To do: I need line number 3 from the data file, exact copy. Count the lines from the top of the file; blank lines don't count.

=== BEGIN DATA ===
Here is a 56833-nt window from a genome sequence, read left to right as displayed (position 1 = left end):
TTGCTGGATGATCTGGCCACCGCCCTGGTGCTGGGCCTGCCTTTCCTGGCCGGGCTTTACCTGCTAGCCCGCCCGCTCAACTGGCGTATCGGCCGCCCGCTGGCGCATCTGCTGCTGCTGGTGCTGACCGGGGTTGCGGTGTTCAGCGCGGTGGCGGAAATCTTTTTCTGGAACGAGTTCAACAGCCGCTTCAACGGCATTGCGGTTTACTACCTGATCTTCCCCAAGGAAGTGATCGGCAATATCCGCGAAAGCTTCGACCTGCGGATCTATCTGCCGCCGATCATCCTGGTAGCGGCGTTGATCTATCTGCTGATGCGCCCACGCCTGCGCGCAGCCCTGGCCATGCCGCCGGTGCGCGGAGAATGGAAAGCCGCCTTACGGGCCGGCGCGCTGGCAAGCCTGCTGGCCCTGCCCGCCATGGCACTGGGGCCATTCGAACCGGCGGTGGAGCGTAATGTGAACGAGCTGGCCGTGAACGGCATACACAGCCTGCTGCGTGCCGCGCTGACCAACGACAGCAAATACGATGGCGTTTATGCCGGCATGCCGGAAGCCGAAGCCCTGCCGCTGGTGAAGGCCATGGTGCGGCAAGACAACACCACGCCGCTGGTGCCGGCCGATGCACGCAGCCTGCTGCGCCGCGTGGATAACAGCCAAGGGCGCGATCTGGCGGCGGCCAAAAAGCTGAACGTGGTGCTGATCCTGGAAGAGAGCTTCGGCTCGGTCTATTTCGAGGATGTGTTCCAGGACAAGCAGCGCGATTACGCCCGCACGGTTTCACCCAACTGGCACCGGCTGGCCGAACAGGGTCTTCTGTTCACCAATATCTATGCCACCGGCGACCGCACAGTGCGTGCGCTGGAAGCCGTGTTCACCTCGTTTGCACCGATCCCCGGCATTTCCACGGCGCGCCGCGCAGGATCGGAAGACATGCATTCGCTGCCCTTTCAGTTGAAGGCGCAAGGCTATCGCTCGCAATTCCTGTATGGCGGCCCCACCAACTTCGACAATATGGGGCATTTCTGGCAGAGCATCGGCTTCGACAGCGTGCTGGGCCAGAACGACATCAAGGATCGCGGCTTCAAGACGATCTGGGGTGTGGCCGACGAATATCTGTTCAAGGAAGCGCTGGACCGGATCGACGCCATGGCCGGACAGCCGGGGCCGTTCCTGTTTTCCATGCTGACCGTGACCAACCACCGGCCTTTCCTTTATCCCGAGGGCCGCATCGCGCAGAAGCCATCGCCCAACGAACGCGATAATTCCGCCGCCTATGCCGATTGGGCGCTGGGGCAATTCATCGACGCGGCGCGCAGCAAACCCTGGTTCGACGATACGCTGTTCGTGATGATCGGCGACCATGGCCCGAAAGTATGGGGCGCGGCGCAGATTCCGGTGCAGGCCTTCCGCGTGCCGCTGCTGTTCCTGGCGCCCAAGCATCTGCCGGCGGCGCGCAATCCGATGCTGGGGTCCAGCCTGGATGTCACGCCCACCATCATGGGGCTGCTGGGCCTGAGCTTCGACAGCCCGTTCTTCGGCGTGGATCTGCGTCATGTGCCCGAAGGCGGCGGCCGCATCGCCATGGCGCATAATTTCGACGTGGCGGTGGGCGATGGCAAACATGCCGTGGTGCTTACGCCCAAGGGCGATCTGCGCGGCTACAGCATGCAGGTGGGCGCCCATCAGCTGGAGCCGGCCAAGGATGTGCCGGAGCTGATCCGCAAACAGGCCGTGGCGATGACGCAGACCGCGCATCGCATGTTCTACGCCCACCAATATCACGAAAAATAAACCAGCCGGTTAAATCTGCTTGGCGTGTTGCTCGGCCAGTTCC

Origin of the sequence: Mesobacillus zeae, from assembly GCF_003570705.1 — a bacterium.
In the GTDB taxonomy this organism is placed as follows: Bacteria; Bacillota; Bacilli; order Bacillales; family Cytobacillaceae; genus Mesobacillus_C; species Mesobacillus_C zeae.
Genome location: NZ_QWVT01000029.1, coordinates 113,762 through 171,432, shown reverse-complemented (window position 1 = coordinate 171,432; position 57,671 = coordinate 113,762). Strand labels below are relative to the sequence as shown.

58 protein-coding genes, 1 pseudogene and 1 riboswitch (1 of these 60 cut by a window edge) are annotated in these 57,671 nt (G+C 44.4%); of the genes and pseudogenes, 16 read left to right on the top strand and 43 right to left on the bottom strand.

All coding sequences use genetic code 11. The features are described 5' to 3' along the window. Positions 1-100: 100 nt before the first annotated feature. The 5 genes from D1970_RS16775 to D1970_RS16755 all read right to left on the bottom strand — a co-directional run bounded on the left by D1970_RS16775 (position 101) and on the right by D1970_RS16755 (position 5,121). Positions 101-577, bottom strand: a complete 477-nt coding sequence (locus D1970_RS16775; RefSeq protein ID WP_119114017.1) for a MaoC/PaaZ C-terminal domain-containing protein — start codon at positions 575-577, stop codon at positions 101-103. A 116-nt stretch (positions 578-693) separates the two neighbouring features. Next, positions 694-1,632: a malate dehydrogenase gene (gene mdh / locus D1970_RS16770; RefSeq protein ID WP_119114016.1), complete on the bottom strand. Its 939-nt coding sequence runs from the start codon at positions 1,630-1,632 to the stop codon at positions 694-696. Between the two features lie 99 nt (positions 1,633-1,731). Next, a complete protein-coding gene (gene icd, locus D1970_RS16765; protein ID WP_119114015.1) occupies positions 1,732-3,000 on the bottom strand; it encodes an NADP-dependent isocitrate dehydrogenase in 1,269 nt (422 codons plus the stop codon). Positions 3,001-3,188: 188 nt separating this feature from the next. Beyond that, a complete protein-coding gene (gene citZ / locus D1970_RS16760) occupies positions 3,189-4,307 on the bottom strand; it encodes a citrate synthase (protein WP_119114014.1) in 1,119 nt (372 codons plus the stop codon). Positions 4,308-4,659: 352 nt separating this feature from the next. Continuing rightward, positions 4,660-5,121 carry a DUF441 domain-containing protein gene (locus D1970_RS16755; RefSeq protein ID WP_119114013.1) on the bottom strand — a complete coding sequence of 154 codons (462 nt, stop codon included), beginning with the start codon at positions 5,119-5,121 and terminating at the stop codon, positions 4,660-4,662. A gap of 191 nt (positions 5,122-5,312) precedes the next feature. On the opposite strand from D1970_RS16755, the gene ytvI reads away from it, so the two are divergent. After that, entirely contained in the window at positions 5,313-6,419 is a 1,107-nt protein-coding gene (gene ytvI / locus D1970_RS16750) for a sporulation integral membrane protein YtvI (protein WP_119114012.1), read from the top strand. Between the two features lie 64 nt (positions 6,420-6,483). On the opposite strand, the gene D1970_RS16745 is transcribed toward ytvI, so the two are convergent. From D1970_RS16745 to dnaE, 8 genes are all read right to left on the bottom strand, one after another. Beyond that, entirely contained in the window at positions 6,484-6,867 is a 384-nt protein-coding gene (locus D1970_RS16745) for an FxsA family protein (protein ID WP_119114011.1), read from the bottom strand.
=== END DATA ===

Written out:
Origin of the sequence: Mesobacillus zeae, from assembly GCF_003570705.1 — a bacterium.